Monday, 6 December 2010

More bad news for the Coalition's fees policy

Making public policy is hard. Decisions are pregnant with unintended consequences, full of beartraps you never thought of, made in the 'fog of war' - statistical, temporal and moral uncertainty Ministers don't have time to resolve or even to think about. That's why there's a burgeoning literature about the health of senior Ministers. The paperwork across a desk has grown so quickly since Mr Attlee's day that even a workaholic that Gordon Brown cannot keep up. Even in Harold Wilson's day - and the man was a formidable intellect - if nothing else - things were becoming impossible. He retired in 1976 a deeply, deeply weary man.

This might explain why some public policies are just so badly designed.

Higher Education is a good example of this. Accept for a moment that Ministers in both Coalition parties want (a) more students to go to University, (b) Universities to remain solvent, (c) a measure of equity in how we pay for all this. That might be a bit of an ask, but stay with me.

How do we explain, then, how bits of their policies keep fraying and then tearing? Today comes the news that Minister's 'free year at uni' scheme for students who received free school meals at school won't pay for 18,000 as claimed. It'll be more like 7,000 - a very small number of undergraduates indeed.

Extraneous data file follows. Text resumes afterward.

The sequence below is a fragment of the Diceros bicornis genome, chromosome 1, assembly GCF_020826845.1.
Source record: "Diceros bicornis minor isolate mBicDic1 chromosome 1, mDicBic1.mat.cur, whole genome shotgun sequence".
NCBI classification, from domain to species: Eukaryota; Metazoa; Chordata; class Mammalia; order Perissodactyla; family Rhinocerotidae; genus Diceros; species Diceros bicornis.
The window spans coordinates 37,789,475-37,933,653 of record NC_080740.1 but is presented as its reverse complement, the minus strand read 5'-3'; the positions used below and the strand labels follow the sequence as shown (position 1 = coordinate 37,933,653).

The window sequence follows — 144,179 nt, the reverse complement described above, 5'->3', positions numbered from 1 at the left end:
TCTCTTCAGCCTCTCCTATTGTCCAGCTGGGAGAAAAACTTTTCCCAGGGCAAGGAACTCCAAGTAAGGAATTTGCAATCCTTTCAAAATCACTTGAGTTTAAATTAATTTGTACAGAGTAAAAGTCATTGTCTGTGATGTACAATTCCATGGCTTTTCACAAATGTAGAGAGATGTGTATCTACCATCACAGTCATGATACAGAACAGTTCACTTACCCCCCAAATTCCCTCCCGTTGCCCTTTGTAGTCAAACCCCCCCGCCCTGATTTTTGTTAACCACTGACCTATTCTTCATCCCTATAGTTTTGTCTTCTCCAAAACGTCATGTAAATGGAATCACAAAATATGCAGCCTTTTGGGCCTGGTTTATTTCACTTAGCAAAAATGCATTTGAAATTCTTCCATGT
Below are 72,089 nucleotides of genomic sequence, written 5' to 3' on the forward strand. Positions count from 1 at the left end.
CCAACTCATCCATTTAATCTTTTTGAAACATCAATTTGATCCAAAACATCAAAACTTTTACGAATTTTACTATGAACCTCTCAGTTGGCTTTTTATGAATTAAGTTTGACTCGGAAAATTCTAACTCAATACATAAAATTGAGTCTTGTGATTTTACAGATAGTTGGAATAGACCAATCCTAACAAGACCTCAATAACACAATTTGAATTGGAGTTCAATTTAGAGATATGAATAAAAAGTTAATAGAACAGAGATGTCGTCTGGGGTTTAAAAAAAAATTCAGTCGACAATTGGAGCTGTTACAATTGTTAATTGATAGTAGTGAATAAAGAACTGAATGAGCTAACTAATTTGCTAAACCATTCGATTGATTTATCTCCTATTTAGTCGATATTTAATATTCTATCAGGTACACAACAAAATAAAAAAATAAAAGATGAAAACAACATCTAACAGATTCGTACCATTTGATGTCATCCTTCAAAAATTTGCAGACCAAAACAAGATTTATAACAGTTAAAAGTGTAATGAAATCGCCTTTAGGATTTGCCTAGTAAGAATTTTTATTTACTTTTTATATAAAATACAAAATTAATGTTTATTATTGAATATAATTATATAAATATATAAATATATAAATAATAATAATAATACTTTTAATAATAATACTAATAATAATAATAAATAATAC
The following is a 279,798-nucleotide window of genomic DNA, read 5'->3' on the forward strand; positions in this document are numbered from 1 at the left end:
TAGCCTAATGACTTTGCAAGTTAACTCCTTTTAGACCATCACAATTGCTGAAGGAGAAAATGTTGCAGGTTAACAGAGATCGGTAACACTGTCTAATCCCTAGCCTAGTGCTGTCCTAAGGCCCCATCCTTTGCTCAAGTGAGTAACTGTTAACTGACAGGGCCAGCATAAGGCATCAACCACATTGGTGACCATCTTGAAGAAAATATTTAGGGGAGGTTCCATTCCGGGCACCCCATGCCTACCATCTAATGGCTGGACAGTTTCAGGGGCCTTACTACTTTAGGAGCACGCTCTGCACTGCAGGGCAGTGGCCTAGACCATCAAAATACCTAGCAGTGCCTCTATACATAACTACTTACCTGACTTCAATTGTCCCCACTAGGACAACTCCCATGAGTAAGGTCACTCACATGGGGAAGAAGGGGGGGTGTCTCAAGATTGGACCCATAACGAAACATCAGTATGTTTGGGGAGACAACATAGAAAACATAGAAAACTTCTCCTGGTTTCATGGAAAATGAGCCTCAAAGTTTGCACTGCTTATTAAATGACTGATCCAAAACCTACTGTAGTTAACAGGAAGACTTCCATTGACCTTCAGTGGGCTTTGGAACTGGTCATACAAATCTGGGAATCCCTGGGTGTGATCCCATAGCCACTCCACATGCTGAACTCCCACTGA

This is yet another cost to the taxpayer of the whole new system as well, mind - see previous posts passim. It just keeps getting costlier and costlier to provide a worse service. Quite a feat when you think about it.

And as the thinktank Million+ has pointed out, these will almost certainly be concentrated in non-Russell Group universities (crocodile tears and undeliverable promises about 'access' to the Russell Group of 'elite' universities in the new system notwithstanding. So if they charge more than GBP6,000, they'll have to stump up the cash for one of the two years. Even more cost and even more drain universities' precious cash!

It'll still go through - but via compromises between the two parties, with the heterogeneous university sector(s), new private providers, Further Education Colleges, students, graduates and the wider concerned public, it's turned into a dog's dinner. Sad.